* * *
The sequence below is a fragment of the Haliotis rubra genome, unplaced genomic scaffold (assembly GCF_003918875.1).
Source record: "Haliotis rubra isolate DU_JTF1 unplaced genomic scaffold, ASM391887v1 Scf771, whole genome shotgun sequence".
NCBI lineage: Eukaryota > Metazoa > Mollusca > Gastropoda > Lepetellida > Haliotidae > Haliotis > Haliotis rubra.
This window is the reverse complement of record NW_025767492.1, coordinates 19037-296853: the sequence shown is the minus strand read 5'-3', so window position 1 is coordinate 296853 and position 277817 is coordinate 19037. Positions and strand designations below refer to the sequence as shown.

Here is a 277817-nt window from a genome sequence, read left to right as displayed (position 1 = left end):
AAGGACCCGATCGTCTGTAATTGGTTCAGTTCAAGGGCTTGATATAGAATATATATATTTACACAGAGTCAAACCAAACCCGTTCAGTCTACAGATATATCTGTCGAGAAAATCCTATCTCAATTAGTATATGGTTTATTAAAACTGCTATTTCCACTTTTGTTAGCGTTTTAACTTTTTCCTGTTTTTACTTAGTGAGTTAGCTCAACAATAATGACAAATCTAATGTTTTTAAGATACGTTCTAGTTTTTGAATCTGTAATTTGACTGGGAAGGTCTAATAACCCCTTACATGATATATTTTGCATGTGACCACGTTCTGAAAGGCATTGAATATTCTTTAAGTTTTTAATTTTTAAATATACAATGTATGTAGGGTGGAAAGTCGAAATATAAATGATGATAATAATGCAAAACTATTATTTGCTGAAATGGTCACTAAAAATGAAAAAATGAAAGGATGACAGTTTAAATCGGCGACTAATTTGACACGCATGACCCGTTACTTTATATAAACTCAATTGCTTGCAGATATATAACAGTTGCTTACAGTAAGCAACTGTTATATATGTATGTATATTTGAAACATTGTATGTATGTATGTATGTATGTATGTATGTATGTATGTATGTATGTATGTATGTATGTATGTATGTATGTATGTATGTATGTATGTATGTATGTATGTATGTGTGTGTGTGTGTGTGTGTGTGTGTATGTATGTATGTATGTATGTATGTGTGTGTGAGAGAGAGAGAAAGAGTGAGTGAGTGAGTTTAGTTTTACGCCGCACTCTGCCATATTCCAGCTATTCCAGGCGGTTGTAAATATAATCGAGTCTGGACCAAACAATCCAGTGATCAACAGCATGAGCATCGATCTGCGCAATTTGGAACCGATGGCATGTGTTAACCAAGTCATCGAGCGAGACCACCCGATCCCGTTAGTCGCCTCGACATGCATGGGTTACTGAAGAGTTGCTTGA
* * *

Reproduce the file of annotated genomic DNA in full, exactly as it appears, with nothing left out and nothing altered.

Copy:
The sequence below is a fragment of the Haliotis rubra genome, unplaced genomic scaffold (assembly GCF_003918875.1).
Source record: "Haliotis rubra isolate DU_JTF1 unplaced genomic scaffold, ASM391887v1 Scf771, whole genome shotgun sequence".
NCBI lineage: Eukaryota > Metazoa > Mollusca > Gastropoda > Lepetellida > Haliotidae > Haliotis > Haliotis rubra.
This window is the reverse complement of record NW_025767492.1, coordinates 19037-296853: the sequence shown is the minus strand read 5'-3', so window position 1 is coordinate 296853 and position 277817 is coordinate 19037. Positions and strand designations below refer to the sequence as shown.

Here is a 277817-nt window from a genome sequence, read left to right as displayed (position 1 = left end):
AAGGACCCGATCGTCTGTAATTGGTTCAGTTCAAGGGCTTGATATAGAATATATATATTTACACAGAGTCAAACCAAACCCGTTCAGTCTACAGATATATCTGTCGAGAAAATCCTATCTCAATTAGTATATGGTTTATTAAAACTGCTATTTCCACTTTTGTTAGCGTTTTAACTTTTTCCTGTTTTTACTTAGTGAGTTAGCTCAACAATAATGACAAATCTAATGTTTTTAAGATACGTTCTAGTTTTTGAATCTGTAATTTGACTGGGAAGGTCTAATAACCCCTTACATGATATATTTTGCATGTGACCACGTTCTGAAAGGCATTGAATATTCTTTAAGTTTTTAATTTTTAAATATACAATGTATGTAGGGTGGAAAGTCGAAATATAAATGATGATAATAATGCAAAACTATTATTTGCTGAAATGGTCACTAAAAATGAAAAAATGAAAGGATGACAGTTTAAATCGGCGACTAATTTGACACGCATGACCCGTTACTTTATATAAACTCAATTGCTTGCAGATATATAACAGTTGCTTACAGTAAGCAACTGTTATATATGTATGTATATTTGAAACATTGTATGTATGTATGTATGTATGTATGTATGTATGTATGTATGTATGTATGTATGTATGTATGTATGTATGTATGTATGTATGTATGTATGTATGTATGTATGTGTGTGTGTGTGTGTGTGTGTGTGTATGTATGTATGTATGTATGTATGTGTGTGTGAGAGAGAGAGAAAGAGTGAGTGAGTGAGTTTAGTTTTACGCCGCACTCTGCCATATTCCAGCTATTCCAGGCGGTTGTAAATATAATCGAGTCTGGACCAAACAATCCAGTGATCAACAGCATGAGCATCGATCTGCGCAATTTGGAACCGATGGCATGTGTTAACCAAGTCATCGAGCGAGACCACCCGATCCCGTTAGTCGCCTCGACATGCATGGGTTACTGAAGAGTTGCTTGA